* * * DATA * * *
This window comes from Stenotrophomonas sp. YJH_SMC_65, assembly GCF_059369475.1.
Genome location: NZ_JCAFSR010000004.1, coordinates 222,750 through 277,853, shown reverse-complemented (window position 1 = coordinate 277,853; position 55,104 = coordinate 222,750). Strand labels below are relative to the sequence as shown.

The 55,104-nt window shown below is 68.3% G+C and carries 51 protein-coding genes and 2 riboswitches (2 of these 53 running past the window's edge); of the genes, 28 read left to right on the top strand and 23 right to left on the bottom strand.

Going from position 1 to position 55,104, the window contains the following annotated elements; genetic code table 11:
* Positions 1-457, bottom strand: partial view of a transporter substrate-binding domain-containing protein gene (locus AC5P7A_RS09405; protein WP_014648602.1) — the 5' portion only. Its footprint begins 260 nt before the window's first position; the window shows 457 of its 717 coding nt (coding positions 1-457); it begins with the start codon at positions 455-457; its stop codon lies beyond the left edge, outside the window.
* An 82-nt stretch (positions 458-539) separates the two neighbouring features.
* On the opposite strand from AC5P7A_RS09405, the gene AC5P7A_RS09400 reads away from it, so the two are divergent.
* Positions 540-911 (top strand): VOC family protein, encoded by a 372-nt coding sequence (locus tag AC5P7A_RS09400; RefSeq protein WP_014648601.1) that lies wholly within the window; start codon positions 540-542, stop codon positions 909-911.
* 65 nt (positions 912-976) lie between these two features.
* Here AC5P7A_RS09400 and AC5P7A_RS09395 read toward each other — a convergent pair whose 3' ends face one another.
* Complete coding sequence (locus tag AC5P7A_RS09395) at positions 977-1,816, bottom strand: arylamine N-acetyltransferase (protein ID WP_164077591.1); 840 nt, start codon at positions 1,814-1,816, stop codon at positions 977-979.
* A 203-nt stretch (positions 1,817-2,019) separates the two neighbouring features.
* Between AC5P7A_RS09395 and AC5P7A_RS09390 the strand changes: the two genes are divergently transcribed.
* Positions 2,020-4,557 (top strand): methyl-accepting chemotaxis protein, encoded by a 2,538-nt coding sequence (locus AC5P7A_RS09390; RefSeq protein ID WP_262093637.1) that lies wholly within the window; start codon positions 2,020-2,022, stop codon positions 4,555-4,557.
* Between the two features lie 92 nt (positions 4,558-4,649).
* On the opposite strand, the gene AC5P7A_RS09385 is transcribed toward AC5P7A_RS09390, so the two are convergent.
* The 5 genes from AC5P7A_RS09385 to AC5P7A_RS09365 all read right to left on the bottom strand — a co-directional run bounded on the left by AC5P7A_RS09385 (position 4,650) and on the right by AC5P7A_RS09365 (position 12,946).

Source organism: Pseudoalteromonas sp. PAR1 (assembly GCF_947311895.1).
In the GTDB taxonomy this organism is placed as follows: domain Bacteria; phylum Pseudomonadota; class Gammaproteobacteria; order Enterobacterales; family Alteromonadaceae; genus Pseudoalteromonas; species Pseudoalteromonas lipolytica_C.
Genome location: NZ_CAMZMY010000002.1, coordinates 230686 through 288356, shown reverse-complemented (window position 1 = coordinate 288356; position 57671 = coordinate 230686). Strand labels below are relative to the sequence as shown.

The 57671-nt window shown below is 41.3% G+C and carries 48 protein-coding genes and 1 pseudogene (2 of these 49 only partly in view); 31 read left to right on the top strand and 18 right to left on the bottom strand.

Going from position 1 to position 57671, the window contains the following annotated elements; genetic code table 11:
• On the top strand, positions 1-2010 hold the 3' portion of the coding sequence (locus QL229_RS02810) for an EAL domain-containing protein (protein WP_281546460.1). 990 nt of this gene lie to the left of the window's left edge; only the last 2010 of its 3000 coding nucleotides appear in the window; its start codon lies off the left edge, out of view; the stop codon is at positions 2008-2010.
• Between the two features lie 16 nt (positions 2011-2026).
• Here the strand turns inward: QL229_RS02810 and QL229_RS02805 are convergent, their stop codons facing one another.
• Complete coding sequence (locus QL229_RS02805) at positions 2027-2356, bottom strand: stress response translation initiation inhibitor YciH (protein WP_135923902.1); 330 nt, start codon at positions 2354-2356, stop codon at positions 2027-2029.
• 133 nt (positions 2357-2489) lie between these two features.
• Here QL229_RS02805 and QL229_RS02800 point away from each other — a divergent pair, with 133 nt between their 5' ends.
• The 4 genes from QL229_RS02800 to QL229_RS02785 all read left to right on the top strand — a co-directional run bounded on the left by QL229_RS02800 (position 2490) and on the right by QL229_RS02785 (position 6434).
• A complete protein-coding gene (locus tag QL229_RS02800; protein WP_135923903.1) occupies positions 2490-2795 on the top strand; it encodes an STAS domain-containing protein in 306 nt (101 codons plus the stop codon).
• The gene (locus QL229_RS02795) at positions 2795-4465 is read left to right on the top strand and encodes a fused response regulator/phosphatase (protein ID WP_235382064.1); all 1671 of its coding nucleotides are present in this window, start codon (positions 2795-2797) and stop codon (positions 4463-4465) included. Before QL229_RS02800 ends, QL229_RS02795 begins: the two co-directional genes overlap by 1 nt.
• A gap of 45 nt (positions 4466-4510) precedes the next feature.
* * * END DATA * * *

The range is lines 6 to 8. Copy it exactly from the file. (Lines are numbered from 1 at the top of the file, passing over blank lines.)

* An 82-nt stretch (positions 458-539) separates the two neighbouring features.
* On the opposite strand from AC5P7A_RS09405, the gene AC5P7A_RS09400 reads away from it, so the two are divergent.
* Positions 540-911 (top strand): VOC family protein, encoded by a 372-nt coding sequence (locus tag AC5P7A_RS09400; RefSeq protein WP_014648601.1) that lies wholly within the window; start codon positions 540-542, stop codon positions 909-911.